What do you think?
You know when you stumble across something online that’s so brilliant, you just want to kiss the internet? That happened to me the other week when I found a recording of Truman Capote reading out an extract from Breakfast at Tiffany’s.
It’s one of my favourite books, so I know the bit he’s reading very well. (Conveniently for the purposes of this post, the narrator is reading out one of his short stories to Holly Golightly, an irony Capote exploits for laughs about six minutes in.)
But hearing Capote read it out in his distinctive high-pitched drawl – and the audience’s delighted reaction – really brought it to life for me again. He had brilliant comic timing, so lines that just tweak the corners of your mouth when you’re reading it to yourself become proper laugh-out-loud moments.
At The Writer, we’re always telling people to read their writing out: it’s the best way to tell if something’s wrong with it. Running out of breath before you get to the end of a sentence? It’s too long. Putting on a funny voice? The tone’s not quite right. (I should probably point out that Capote wasn’t putting on a funny voice – that’s just the way he spoke.) But I must admit I’d really got out of the habit.
Then last month I went on a creative business writing course called Dark Angels. Reading your work out to the rest of the group is very much part of the Dark Angels philosophy. I found it quite nerve-wracking at first. But after a few days of doing it three or four times a day, I began to enjoy it, and to enjoy hearing other people’s work, too.
On the last night, we all read each other our final pieces. It was an incredibly moving experience – not just because the writing was great (though it really was), but also because sitting and listening to people reading aloud felt deliciously primitive. A big old fire, a glass of wine, hearing different stories told in different voices – just like humans have done for thousands of years.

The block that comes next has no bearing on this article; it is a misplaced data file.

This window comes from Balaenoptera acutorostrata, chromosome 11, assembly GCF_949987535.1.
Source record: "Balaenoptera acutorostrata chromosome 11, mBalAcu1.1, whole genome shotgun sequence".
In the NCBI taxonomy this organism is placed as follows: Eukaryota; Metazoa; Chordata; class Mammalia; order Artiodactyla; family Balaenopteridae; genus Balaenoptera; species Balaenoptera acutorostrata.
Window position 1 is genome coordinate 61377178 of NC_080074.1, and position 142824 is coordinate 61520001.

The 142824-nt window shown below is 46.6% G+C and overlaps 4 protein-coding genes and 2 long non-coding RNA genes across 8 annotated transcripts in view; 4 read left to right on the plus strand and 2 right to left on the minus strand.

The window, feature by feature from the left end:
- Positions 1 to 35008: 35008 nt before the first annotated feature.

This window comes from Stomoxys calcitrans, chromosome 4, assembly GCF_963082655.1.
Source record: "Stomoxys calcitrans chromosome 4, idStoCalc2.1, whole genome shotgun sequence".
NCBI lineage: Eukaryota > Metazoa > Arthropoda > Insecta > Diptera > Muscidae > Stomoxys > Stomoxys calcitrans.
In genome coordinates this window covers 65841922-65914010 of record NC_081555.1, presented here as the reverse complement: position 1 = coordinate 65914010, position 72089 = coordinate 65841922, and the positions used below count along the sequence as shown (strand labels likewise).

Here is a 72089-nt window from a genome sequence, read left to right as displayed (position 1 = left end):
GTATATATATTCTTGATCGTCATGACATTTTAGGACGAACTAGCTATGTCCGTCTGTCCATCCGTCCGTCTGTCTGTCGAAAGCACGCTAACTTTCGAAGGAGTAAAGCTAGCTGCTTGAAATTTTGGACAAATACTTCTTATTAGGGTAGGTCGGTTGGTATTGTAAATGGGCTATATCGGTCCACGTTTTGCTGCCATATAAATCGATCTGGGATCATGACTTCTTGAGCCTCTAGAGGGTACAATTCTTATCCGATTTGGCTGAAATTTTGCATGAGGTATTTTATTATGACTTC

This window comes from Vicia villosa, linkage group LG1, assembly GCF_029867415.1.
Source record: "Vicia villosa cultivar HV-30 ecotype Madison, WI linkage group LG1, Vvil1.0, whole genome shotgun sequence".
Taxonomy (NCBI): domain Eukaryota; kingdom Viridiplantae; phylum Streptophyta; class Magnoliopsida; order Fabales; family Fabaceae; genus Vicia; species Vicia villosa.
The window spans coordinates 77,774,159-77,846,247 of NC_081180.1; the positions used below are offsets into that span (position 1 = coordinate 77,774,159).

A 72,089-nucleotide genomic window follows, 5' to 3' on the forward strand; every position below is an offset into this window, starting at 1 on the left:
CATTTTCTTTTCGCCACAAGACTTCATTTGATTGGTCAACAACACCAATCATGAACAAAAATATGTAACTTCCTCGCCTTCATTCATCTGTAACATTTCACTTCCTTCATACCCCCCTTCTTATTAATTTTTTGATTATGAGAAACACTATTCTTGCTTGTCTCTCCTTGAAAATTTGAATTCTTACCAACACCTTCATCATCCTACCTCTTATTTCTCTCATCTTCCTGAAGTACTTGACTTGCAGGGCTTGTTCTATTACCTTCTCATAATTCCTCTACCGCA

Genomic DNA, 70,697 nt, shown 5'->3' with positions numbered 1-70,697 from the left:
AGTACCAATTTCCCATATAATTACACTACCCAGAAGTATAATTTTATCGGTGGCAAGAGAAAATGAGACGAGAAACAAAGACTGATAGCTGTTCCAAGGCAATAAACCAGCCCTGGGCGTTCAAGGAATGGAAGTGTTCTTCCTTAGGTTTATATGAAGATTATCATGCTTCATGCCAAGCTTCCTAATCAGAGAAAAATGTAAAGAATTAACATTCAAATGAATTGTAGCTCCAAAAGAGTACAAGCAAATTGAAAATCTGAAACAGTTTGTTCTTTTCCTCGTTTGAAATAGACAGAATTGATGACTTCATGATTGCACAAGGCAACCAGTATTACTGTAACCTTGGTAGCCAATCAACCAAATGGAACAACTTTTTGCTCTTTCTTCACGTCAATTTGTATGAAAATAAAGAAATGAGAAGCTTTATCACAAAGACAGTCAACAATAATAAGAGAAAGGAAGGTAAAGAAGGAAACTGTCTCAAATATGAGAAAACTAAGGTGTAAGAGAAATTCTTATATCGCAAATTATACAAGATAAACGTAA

So next time you write something, try reading it out. (Even if it’s just to the cat.) To check it reads well, yes. But also for the sheer pleasure of it.
And if you need more inspiration, there are loads more recordings of great writers reading their work on this blog post.
You’ve probably heard of the BRIC countries: Brazil, Russia, India and China, the fast-growing economies leaving the traditional economic superpowers for dead. It’s a neat little acronym (which handily lends itself to all manner of punning headlines).
It was coined by people at Goldman Sachs, and it caught on pretty quick. Now they’ve come up with a new label for the countries hot on their heels: the Next 20.
I first heard it at The Economist’s grandly titled Emerging Markets Summit in London. And in one discussion, The Economist’s Daniel Franklin was fairly scathing about Goldman’s naming efforts. Next 20, he thought, really wasn’t in the same league as the BRICs.
It’s interesting that even in such a supposedly highbrow world as economics, a memorable moniker can make the difference between whether your idea takes hold or not. And it’s an area with some evocative language: crashes and crunches, even a Great Depression.
Words mean numbers, we often say, when we’re trying to convince people of the value of our work. Numbers need words too, it seems, to wheedle their way into our heads and tell a good story.